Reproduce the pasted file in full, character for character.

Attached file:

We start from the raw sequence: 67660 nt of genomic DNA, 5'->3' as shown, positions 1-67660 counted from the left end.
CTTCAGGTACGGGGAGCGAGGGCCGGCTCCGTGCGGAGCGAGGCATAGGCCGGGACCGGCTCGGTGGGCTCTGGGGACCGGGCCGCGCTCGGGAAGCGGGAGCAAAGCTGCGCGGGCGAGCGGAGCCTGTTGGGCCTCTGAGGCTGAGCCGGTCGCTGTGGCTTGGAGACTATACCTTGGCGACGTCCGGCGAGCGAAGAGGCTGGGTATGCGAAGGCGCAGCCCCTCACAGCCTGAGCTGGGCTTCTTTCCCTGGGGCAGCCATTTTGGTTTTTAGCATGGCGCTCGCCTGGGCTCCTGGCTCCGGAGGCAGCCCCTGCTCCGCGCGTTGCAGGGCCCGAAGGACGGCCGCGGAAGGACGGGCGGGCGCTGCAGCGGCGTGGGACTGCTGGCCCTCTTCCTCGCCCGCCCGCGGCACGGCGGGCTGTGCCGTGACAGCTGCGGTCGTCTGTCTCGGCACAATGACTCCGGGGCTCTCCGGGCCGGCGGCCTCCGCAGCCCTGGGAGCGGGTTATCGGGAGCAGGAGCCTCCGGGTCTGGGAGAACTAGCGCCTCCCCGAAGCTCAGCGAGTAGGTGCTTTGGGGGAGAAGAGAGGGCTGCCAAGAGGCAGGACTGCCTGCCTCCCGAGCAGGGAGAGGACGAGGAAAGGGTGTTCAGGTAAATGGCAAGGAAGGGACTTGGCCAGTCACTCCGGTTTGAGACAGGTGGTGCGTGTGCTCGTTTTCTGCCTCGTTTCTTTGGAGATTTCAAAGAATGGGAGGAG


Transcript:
We start from the raw sequence: 67660 nt of genomic DNA, 5'->3' as shown, positions 1-67660 counted from the left end.
CTTCAGGTACGGGGAGCGAGGGCCGGCTCCGTGCGGAGCGAGGCATAGGCCGGGACCGGCTCGGTGGGCTCTGGGGACCGGGCCGCGCTCGGGAAGCGGGAGCAAAGCTGCGCGGGCGAGCGGAGCCTGTTGGGCCTCTGAGGCTGAGCCGGTCGCTGTGGCTTGGAGACTATACCTTGGCGACGTCCGGCGAGCGAAGAGGCTGGGTATGCGAAGGCGCAGCCCCTCACAGCCTGAGCTGGGCTTCTTTCCCTGGGGCAGCCATTTTGGTTTTTAGCATGGCGCTCGCCTGGGCTCCTGGCTCCGGAGGCAGCCCCTGCTCCGCGCGTTGCAGGGCCCGAAGGACGGCCGCGGAAGGACGGGCGGGCGCTGCAGCGGCGTGGGACTGCTGGCCCTCTTCCTCGCCCGCCCGCGGCACGGCGGGCTGTGCCGTGACAGCTGCGGTCGTCTGTCTCGGCACAATGACTCCGGGGCTCTCCGGGCCGGCGGCCTCCGCAGCCCTGGGAGCGGGTTATCGGGAGCAGGAGCCTCCGGGTCTGGGAGAACTAGCGCCTCCCCGAAGCTCAGCGAGTAGGTGCTTTGGGGGAGAAGAGAGGGCTGCCAAGAGGCAGGACTGCCTGCCTCCCGAGCAGGGAGAGGACGAGGAAAGGGTGTTCAGGTAAATGGCAAGGAAGGGACTTGGCCAGTCACTCCGGTTTGAGACAGGTGGTGCGTGTGCTCGTTTTCTGCCTCGTTTCTTTGGAGATTTCAAAGAATGGGAGGAG